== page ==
Theresa May’s Cabinet: New Prime Minister praised for having lowest number of privately-educated ministers in over 70 years

New Cabinet features the lowest proportion of fee-paying ministers since Labour PM Clement Attlee in 1945

Aftab Ali
Student Editor
Friday 15 July 2016 09:01 BST
The new PM vows to 'fight against the burning injustice' that 'if you’re at a state school, you’re less likely to reach the top professions than if you’re educated privately'
The new PM vows to 'fight against the burning injustice' that 'if you’re at a state school, you’re less likely to reach the top professions than if you’re educated privately' (AP)

Theresa May has been praised for having the lowest number of privately-educated ministers in a new Prime Minister’s Cabinet in over 70 years.

Social mobility charity, the Sutton Trust, analysed the backgrounds of her new Cabinet to find only 30 per cent have received a private education, the lowest proportion since Labour PM Clement Attlee in 1945.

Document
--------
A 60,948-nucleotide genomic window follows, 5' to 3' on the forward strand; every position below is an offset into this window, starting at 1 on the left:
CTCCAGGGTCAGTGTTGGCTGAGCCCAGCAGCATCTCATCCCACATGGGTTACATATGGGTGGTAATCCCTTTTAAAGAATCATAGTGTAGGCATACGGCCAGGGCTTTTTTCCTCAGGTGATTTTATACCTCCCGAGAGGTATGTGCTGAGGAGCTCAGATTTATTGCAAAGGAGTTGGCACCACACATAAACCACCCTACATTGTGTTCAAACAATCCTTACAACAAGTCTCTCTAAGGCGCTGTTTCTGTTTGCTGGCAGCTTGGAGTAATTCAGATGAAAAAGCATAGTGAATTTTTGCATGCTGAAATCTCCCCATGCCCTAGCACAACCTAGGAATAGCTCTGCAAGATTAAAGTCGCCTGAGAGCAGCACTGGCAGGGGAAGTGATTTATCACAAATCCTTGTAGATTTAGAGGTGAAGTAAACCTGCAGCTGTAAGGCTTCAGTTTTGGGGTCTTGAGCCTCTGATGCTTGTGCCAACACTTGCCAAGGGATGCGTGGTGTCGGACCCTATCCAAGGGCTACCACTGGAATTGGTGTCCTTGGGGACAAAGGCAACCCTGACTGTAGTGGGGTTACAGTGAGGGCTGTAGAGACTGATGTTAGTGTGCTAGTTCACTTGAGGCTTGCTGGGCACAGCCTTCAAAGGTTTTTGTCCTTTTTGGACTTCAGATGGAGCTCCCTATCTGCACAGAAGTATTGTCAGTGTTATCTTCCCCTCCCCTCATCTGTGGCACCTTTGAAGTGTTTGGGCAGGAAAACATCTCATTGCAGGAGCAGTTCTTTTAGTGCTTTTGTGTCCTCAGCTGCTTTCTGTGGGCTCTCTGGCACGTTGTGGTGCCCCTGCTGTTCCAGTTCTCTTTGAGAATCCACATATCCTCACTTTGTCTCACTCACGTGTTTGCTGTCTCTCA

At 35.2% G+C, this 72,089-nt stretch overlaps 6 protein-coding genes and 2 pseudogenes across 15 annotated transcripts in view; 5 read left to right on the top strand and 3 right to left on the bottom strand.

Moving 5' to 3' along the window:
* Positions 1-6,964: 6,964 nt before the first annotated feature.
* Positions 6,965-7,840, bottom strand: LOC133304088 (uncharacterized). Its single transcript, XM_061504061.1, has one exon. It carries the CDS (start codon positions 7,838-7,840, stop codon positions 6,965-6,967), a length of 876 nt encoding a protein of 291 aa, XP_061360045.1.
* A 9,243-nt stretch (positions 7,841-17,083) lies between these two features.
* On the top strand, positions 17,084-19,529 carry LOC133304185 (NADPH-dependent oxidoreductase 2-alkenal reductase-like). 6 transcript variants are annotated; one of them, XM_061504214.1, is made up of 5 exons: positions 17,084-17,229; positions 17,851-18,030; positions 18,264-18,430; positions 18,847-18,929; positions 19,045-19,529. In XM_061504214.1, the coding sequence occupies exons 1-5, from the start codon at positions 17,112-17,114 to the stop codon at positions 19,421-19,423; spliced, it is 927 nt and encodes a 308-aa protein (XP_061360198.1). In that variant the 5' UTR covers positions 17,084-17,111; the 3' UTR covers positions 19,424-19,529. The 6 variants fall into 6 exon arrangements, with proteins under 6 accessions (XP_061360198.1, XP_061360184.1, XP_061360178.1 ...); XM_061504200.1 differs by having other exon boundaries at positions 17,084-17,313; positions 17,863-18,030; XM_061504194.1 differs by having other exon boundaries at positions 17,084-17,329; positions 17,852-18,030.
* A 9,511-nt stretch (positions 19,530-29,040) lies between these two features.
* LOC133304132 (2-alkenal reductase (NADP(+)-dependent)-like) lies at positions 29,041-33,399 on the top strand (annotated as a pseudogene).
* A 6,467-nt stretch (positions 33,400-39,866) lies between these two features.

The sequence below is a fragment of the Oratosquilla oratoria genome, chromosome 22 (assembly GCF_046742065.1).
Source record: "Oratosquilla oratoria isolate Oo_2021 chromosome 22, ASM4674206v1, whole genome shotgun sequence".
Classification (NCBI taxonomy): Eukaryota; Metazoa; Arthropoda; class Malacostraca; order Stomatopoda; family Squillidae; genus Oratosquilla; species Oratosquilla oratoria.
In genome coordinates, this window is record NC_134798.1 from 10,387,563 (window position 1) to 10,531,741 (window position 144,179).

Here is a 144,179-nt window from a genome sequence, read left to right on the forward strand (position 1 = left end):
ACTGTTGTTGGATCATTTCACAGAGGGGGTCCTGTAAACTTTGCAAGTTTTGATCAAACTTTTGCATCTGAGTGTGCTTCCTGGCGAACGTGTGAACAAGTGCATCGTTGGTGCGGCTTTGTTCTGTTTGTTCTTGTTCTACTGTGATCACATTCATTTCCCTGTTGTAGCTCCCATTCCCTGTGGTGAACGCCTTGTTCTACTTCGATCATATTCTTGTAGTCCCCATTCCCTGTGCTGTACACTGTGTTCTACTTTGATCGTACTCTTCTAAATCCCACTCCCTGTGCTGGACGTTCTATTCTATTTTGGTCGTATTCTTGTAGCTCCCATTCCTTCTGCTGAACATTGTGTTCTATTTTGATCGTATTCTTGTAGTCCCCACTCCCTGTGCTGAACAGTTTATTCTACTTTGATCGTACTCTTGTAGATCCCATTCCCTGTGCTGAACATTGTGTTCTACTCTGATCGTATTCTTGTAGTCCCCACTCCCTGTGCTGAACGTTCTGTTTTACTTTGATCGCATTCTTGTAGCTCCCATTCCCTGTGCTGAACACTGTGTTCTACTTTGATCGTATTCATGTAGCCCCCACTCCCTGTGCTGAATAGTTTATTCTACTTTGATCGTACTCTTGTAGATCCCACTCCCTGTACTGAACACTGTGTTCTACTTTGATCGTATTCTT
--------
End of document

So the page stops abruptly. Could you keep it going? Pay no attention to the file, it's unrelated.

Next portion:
The move is already reflective of Mrs May’s first statement as leader of the Tory Party when, prior to entering number 10 for the first time as Prime Minister on Wednesday, she said her new Government will be “fighting against the burning injustice” that “if you’re at a state school, you’re less likely to reach the top professions than if you’re educated privately.”

With 44 per cent of ministers educated at non-selective state schools, the new Cabinet has a higher number of comprehensive-educated ministers than David Cameron’s 2015 Cabinet - 43 per cent - or the 2010 Coalition Cabinet, at 21 per cent. With the addition of grammar school alumni, an impressive 70 per cent are state-educated.

The educational background of the new Cabinet:

Ministerial Responsibility Name School Type School University
Prime Minister Theresa May Independent age 11-13; Selective age 13-18 St. Juliana’s Convent School for Girls; Holton Park Girls Grammar School Oxford
Chancellor of the Exchequer Philip Hammond Comprehensive Shenfield School Oxford